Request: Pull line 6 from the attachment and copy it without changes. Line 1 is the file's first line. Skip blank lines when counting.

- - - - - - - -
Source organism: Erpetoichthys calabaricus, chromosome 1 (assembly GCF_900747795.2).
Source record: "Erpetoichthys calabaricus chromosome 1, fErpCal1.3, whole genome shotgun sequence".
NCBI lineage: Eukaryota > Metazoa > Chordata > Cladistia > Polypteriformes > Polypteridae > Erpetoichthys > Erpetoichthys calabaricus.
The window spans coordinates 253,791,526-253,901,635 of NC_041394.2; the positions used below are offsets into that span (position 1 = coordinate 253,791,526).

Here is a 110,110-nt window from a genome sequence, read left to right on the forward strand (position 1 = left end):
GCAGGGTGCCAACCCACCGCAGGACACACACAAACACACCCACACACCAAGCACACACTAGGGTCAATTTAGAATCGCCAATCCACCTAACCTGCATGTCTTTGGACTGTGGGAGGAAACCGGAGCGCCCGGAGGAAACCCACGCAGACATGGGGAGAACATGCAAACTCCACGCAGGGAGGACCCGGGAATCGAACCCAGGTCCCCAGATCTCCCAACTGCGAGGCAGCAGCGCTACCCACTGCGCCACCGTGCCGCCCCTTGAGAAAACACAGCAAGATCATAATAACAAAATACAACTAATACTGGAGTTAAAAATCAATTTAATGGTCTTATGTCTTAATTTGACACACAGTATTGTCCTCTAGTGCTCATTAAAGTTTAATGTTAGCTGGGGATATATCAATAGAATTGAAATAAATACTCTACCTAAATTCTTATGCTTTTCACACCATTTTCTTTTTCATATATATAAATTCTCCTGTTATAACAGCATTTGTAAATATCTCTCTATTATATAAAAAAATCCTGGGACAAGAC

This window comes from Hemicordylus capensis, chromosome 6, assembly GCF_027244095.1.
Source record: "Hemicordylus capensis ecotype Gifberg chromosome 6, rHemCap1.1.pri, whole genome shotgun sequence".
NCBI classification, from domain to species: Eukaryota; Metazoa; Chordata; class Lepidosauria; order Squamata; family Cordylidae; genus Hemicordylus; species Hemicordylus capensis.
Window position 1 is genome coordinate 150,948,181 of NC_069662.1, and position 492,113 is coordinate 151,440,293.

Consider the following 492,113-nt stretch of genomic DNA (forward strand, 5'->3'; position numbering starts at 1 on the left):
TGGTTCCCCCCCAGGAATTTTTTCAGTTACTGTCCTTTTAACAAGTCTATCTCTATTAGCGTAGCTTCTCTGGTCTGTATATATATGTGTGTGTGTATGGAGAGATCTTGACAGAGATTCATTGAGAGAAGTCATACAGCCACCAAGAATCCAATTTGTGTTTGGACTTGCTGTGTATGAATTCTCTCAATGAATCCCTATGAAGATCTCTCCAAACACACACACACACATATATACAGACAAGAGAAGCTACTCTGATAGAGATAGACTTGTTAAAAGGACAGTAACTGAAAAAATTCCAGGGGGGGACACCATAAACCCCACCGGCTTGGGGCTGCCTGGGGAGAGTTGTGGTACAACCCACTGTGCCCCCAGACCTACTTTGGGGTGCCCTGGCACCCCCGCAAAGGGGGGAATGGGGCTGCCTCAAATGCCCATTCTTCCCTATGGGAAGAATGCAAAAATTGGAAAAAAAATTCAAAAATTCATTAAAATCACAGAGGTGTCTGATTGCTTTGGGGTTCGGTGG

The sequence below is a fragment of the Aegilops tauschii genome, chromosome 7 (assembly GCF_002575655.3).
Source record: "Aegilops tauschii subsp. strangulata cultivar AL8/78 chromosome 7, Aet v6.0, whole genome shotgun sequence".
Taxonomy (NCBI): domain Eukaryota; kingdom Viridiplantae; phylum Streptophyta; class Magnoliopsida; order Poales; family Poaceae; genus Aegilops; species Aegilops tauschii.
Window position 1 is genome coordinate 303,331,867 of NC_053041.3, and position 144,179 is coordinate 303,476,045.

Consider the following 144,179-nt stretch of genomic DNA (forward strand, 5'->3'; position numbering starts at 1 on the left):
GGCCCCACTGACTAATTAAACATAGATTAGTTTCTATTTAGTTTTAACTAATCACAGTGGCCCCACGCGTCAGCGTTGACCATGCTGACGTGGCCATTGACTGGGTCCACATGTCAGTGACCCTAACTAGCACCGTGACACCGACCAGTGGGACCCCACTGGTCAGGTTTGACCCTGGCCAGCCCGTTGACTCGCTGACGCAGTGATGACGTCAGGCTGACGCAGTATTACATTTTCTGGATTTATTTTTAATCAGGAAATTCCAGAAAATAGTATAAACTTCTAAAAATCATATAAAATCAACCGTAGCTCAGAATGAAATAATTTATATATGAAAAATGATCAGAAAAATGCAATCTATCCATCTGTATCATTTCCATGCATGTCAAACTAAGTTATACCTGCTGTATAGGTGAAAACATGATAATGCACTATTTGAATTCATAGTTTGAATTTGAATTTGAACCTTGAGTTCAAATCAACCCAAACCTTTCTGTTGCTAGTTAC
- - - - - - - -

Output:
GCAGGGTGCCAACCCACCGCAGGACACACACAAACACACCCACACACCAAGCACACACTAGGGTCAATTTAGAATCGCCAATCCACCTAACCTGCATGTCTTTGGACTGTGGGAGGAAACCGGAGCGCCCGGAGGAAACCCACGCAGACATGGGGAGAACATGCAAACTCCACGCAGGGAGGACCCGGGAATCGAACCCAGGTCCCCAGATCTCCCAACTGCGAGGCAGCAGCGCTACCCACTGCGCCACCGTGCCGCCCCTTGAGAAAACACAGCAAGATCATAATAACAAAATACAACTAATACTGGAGTTAAAAATCAATTTAATGGTCTTATGTCTTAATTTGACACACAGTATTGTCCTCTAGTGCTCATTAAAGTTTAATGTTAGCTGGGGATATATCAATAGAATTGAAATAAATACTCTACCTAAATTCTTATGCTTTTCACACCATTTTCTTTTTCATATATATAAATTCTCCTGTTATAACAGCATTTGTAAATATCTCTCTATTATATAAAAAAATCCTGGGACAAGAC